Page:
Indiana now represents the best chance for the “Stop Trump” forces to do just that.
“If they lose in Indiana, it’s all over,” Larry Sabato, a University of Virginia political scientist who has long studied presidential politics and campaigns, predicted yesterday, a day after Donald Trump won five more Republican primaries.
The Hoosier State, which votes Tuesday, could make the difference in whether Trump can sew up the Republican nomination before the party’s convention this summer. Win there and Trump will be on a much easier path to garner the 1,237 delegates necessary to avoid a contested convention.
Lose Indiana to Sen. Ted Cruz (R-Texas), and Trump probably would have to score a huge win in California to meet the delegate requirement. The delegate math that Trump, Cruz and even Ohio Gov. John Kasich now face will force a furious fight over the next week for a state that doesn’t often play a role in the presidential nomination process.
If Trump loses, it “could shift the momentum,” Haley Barbour, former Mississippi governor and former chairman of the Republican National Committee, told the Indianapolis Star. “If Trump wins, then he makes a case that he could win all over the country, even in a two-man race, and that would be very beneficial to him as he prepares for the West Coast primaries. So both sides have a lot to gain.”
Trump swept five states in the “Acela” primary (named for the Amtrak train from Washington to Boston) Tuesday: Rhode Island, Connecticut, Pennsylvania, Maryland and Delaware. Trump netted 109 delegates, Kasich five and Cruz three. That leaves Trump with 954 delegates, Cruz 562 and Kasich 171. Only Trump has a chance to reach the 1,237 delegates milestone before the convention.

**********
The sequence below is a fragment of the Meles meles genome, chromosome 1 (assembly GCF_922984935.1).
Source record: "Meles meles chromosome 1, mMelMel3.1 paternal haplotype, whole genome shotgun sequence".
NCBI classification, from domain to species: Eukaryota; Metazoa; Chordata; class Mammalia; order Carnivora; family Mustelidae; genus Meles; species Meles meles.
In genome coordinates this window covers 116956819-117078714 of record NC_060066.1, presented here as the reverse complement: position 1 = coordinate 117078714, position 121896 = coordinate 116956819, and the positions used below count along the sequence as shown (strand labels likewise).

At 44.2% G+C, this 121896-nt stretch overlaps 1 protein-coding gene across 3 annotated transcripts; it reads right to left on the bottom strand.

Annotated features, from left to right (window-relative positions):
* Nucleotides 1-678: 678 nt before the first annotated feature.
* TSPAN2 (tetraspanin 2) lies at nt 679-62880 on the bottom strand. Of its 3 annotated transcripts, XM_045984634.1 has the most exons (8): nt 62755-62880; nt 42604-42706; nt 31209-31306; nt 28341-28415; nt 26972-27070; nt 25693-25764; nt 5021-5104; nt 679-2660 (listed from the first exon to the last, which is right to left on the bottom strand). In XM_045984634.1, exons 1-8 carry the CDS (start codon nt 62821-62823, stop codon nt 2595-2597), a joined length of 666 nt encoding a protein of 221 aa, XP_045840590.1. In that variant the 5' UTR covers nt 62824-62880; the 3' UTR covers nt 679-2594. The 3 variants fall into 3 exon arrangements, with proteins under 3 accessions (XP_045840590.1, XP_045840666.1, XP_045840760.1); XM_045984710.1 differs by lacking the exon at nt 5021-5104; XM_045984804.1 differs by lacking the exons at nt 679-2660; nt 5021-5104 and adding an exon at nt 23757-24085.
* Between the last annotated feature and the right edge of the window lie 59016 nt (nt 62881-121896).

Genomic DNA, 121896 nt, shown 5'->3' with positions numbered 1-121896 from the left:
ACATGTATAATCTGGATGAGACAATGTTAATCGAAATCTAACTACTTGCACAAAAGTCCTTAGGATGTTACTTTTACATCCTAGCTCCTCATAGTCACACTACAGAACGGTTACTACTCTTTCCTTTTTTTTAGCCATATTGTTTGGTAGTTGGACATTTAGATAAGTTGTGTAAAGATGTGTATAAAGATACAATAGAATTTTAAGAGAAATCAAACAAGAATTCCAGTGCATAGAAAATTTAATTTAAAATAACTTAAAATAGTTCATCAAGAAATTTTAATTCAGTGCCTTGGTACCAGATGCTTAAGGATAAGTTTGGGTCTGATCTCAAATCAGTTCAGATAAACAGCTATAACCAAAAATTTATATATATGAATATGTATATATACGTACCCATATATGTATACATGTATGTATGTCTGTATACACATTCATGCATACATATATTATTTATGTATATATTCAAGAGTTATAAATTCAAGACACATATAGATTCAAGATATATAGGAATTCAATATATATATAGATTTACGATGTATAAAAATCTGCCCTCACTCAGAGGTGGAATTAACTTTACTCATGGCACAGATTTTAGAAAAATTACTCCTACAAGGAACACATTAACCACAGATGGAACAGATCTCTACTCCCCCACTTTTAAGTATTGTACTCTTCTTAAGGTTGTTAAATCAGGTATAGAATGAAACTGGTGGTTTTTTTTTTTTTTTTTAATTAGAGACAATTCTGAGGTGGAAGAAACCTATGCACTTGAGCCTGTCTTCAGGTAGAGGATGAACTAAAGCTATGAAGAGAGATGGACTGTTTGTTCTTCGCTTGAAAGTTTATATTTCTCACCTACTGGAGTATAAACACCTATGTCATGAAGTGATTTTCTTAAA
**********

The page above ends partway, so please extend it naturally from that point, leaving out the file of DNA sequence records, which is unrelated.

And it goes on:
On the Democratic side, Hillary Clinton moved closer to cementing the nomination after winning four of the “Acela” states. Rhode Island went to Sen. Bernie Sanders of Vermont. Clinton now has 2,151 delegates; Sanders has 1,338. Sanders would have to win about 80 percent of the delegates in the remaining states to snatch the nomination from Clinton, a very difficult feat, although Sanders has said he’s staying in the race. He said he still has a narrow path to victory, though many analysts have said the Democratic chase is all but over.
Rory Cooper, a consultant to the “Stop Trump” campaign, told MSNBC yesterday it will all come down to California, no matter what happens in Indiana. “That’s where we’re going to have to be successful,” Cooper said. But Sabato said if Trump gets most of Indiana’s delegates, or even half, his burden in California becomes much, much easier.
“They have to defeat him and preferably by a wide margin,” Sabato said, referring to anti-Trump forces in Indiana. “They have to get people’s attention. A one-point defeat? Nah. A five-point defeat? That’s probably not going to do it either.”